Parallel twin-screw extruders excel at mixing, have a broad material compatibility, and are energy-efficient, making them ideal for general compounding and material processing. Conical twin-screw extruders, with their higher pressure generation and self-wiping action, are well-suited for applications demanding intense mixing, such as PVC compounding, but may consume more energy. 

Factors to consider when choosing between the two screw extruder

  • Material compatibility

Consider the type of materials you will be processing. Parallel twin-screw extruders are known for their versatility and can handle a wide range of materials. In contrast, conical twin-screw extruders are more specialized and may be better suited for certain materials like PVC. Choose the extruder that aligns with the materials you’ll be working with.

Twin-Screw extrusion
  • Space and layout

Assess the available space in your facility. Conical twin-screw extruders tend to have a more compact design, which can be advantageous when space is limited. Parallel extruders, on the other hand, have a more elongated configuration and may require more floor space.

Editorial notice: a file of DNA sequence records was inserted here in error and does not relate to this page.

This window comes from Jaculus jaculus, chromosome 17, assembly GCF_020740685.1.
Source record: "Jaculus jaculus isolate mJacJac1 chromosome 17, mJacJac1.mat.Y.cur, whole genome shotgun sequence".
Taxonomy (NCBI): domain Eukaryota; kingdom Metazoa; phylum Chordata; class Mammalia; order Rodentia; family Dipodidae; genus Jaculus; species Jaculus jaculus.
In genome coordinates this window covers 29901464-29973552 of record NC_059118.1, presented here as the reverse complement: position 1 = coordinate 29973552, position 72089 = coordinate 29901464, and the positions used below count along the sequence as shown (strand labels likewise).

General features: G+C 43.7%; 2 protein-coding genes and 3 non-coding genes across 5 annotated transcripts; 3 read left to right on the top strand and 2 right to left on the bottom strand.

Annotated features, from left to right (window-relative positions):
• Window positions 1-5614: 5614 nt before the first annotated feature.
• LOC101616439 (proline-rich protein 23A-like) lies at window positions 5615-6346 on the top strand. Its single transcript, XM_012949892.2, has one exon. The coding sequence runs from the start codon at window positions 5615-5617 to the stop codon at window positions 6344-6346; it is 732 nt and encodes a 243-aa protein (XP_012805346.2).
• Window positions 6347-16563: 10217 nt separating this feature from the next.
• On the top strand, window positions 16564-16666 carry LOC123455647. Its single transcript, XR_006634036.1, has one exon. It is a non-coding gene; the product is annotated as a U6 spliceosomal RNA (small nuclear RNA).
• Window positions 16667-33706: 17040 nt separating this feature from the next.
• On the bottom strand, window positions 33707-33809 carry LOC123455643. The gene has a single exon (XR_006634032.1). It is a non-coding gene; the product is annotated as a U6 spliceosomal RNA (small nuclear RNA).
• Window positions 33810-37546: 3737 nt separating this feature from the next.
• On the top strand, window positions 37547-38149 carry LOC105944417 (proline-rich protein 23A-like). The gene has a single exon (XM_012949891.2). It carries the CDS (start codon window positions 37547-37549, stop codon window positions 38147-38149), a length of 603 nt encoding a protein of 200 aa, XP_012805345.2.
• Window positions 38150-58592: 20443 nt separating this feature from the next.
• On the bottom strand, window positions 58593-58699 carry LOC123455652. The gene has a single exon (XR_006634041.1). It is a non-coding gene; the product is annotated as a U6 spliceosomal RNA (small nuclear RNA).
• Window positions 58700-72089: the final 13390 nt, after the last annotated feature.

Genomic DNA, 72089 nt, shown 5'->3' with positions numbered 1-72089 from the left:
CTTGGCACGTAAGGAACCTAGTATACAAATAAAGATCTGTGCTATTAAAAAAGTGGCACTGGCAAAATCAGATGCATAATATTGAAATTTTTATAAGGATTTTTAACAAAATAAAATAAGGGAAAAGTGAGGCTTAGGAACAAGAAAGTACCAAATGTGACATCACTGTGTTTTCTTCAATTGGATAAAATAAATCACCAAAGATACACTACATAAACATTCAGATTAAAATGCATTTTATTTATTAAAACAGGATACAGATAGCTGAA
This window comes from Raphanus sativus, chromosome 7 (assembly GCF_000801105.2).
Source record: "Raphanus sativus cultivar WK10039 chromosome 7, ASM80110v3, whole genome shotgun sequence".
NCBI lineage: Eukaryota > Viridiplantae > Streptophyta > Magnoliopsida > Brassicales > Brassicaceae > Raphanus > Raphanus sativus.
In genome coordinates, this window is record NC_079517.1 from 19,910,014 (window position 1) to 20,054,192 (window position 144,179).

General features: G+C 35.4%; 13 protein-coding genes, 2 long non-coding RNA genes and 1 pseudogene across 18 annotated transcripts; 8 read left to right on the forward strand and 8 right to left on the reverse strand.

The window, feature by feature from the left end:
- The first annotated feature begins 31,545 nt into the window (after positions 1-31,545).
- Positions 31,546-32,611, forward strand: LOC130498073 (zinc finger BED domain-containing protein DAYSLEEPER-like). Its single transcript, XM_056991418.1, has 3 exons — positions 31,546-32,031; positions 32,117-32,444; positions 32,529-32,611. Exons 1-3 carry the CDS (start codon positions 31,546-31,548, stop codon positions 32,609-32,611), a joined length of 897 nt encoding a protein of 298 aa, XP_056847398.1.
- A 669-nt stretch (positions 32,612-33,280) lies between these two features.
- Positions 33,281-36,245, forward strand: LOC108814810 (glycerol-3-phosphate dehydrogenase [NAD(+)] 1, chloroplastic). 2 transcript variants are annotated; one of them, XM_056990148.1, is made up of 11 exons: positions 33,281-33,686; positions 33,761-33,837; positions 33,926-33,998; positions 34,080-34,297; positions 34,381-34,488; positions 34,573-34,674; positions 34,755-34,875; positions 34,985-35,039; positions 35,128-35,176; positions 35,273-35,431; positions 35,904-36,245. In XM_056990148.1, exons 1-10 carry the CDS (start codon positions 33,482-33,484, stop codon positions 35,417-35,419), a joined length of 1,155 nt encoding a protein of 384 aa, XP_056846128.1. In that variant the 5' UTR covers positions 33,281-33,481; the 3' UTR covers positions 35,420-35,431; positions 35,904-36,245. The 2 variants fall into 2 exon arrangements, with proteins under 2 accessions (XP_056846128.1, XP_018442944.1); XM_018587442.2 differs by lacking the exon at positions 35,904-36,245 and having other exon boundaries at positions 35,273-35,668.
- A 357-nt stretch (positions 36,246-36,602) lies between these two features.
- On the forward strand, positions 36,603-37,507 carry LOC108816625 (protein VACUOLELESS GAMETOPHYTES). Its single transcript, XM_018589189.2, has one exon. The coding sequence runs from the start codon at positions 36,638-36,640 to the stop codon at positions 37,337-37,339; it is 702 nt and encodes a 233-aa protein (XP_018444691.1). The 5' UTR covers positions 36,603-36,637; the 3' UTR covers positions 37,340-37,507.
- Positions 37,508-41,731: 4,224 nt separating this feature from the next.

• Die and product specifications

Examine the die design and product specifications you need. The die design at the extruder’s exit can impact the final product’s shape and dimensions. Ensure that the chosen extruder aligns with your die requirements and product specifications.

  • Budget and cost considerations

Factor in the initial purchase cost, operating costs, and the overall budget. Conical twin-screw extruders may have a higher initial cost due to their specialized design and capabilities. Assess your budget constraints and determine which extruder aligns with your financial considerations.

Both parallel and conical twin screw extruders have their unique advantages, making them indispensable tools in the plastic and polymer processing industry. The decision between the two should be based on the specific requirements of the application, considering factors like material compatibility, throughput, space constraints, and energy efficiency. When chosen wisely, these extruders can enhance the efficiency and quality of polymer processing, contributing to the ever-evolving world of plastics manufacturing.